Education Matters: Stop the madness
After all the tumult at the San Dieguito Union High School District – with the appointment of new board member Ty Humes, the resignation of Superintendent Robert Haley, and the appointment of interim Superintendent Lucile Lynch – my hope was that the community would give the district some breathing room to regain its footing and engage in a fresh start.
On April 29, the San Dieguito Faculty Association, SDUHSD’s teachers union, issued a press release announcing the launch of a petition drive to remove Humes from the board and force the district (and taxpayers) to pay for a special election – an election estimated to cost $500,000 to $650,000.
This is money not from the union but from the district’s general fund. This pointless effort would never happen if the union had to pay.
Only 400 valid petition signatures are needed from residents of SDUHSD’s Area 5, which is east of I-5 and north of I-805 in the southern-most portion of the San Dieguito district. Area 5 includes Canyon Crest Academy, Carmel Valley Middle School and Pacific Trails Middle School.
An article in the May 2 San Diego Union-Tribune included San Dieguito as one county school district that has been using money from its general reserves or other special accounts to balance its budget and temporarily reduce its deficit.
According to the county office of education in the article, SDUHSD “won’t be able to make ends meet without making budget cuts or relying on reserves.”
Why does the teachers union get to demand that the school district allocate half a million dollars to hold an unnecessary special election? This is money that should be spent on students.
The teachers union in San Dieguito is accustomed to controlling the district’s finances and calling the shots, as the SDFA has traditionally been successful in ensuring that the district’s trustees favor union positions.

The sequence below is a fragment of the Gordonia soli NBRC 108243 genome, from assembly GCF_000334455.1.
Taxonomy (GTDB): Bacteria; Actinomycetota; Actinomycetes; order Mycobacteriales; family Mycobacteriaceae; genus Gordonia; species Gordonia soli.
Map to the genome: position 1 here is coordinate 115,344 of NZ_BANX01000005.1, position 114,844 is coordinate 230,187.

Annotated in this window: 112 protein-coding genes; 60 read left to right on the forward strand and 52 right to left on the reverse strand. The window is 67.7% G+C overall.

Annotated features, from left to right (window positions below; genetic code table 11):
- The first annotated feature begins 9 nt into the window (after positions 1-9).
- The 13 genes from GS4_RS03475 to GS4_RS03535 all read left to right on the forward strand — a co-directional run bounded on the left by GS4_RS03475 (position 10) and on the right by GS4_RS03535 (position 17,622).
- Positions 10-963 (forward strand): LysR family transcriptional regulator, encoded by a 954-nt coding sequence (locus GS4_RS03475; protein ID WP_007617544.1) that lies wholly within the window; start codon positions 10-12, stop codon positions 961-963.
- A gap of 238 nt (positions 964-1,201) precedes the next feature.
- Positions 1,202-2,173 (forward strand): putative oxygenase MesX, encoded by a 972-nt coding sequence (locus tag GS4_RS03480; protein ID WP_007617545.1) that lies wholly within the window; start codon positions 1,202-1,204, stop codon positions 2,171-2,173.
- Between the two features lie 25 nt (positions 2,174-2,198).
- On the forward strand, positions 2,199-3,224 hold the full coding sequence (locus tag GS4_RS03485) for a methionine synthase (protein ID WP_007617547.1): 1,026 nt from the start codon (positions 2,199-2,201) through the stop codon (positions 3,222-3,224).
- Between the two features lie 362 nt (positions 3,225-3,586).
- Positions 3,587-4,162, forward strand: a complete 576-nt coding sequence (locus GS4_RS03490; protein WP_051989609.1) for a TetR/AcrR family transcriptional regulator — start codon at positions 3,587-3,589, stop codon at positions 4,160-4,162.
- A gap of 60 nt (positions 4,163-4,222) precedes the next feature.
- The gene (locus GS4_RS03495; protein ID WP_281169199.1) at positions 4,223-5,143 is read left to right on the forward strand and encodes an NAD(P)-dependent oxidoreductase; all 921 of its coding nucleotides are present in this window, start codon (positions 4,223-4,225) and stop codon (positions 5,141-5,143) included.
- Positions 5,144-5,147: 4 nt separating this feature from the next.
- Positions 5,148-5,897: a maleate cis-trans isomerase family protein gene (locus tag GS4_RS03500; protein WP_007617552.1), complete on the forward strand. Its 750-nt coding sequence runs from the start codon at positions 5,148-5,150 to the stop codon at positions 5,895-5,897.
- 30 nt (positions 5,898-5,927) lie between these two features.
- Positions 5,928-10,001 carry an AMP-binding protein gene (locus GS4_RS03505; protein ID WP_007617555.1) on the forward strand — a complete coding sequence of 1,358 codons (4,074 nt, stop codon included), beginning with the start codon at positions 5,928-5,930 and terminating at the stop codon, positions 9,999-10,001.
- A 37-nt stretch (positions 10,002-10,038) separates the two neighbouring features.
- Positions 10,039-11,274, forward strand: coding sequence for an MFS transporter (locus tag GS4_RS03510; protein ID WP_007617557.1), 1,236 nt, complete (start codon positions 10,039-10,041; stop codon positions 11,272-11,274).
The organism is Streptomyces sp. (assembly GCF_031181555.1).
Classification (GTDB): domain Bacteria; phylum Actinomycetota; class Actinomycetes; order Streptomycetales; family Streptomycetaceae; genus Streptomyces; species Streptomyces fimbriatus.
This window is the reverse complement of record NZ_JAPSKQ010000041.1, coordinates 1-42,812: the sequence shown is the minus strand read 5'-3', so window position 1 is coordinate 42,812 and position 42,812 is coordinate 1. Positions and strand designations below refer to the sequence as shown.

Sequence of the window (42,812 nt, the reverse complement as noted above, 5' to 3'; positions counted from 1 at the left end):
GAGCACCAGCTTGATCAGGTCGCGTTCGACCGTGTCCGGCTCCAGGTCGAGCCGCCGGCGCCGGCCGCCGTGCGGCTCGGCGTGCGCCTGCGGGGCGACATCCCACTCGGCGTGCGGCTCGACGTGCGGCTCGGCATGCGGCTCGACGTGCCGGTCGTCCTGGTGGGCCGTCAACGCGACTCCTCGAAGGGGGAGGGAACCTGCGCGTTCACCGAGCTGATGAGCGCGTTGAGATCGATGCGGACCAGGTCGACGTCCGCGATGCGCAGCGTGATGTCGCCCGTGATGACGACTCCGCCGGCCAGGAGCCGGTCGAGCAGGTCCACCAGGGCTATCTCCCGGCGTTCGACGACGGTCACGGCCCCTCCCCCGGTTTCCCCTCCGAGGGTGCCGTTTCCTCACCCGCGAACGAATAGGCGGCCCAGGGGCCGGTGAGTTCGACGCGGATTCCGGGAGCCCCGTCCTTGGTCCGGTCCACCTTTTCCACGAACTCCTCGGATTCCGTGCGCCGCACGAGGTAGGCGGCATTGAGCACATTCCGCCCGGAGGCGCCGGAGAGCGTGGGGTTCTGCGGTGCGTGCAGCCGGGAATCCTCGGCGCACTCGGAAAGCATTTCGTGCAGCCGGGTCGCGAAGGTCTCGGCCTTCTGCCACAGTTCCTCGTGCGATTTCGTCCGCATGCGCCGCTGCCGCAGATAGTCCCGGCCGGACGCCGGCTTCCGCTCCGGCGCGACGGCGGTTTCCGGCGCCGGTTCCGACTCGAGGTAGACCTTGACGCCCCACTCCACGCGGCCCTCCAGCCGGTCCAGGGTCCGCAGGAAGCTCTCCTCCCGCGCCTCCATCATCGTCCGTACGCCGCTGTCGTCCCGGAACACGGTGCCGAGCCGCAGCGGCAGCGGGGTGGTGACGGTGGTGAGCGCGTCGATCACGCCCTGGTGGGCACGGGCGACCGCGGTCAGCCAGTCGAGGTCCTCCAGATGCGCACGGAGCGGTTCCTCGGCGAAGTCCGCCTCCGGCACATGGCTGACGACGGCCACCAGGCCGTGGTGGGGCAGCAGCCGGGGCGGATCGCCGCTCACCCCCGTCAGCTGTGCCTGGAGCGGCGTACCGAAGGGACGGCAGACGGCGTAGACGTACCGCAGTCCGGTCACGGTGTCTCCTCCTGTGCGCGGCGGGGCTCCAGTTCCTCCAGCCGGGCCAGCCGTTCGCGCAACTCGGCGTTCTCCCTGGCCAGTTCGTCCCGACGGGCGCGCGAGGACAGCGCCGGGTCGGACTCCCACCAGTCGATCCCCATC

But with a new board makeup, the SDFA is apparently upset over losing that control and is striking out any way it can to stir up more discord.
The union’s position is that voters in Area 5 were disenfranchised when the school board majority voted to appoint someone to fill the Area 5 seat after former trustee Kristin Gibson resigned, rather than hold a costly special election.
The term ends in November 2022, so this appointment is only for 18 months.
A short-term vacancy is commonly filled by special appointment – and has been done many times by school boards and city councils, without objection.
“The appointment process was fair and has been used by every other school district and recently by the City of Encinitas,” said school board president Mo Muir. “I’m unaware of any other school board that decided to pay hundreds of thousands of dollars on a special election to replace a board trustee instead of using the current legislative appointment process.”
That the teachers union is organizing this and not residents of Area 5 says something about ulterior motives.
“The members of the SDFA who are going door to door to collect signatures are teachers and union representatives who mostly do not live in Area 5,” reads a press release from the Parent Association of North County. “Their effort to disrupt the district’s leadership is an effort to maintain control of the district for purposes of advancing the union’s agenda.”
“We currently have about 20 educators that reside in Area 5,” said Duncan Brown, president of the SDFA. “There are also many extended families of members that live in Area 5.”
Brown said the SDFA, which has about 620 total members, does not have an opinion on any of the candidates who applied for the position.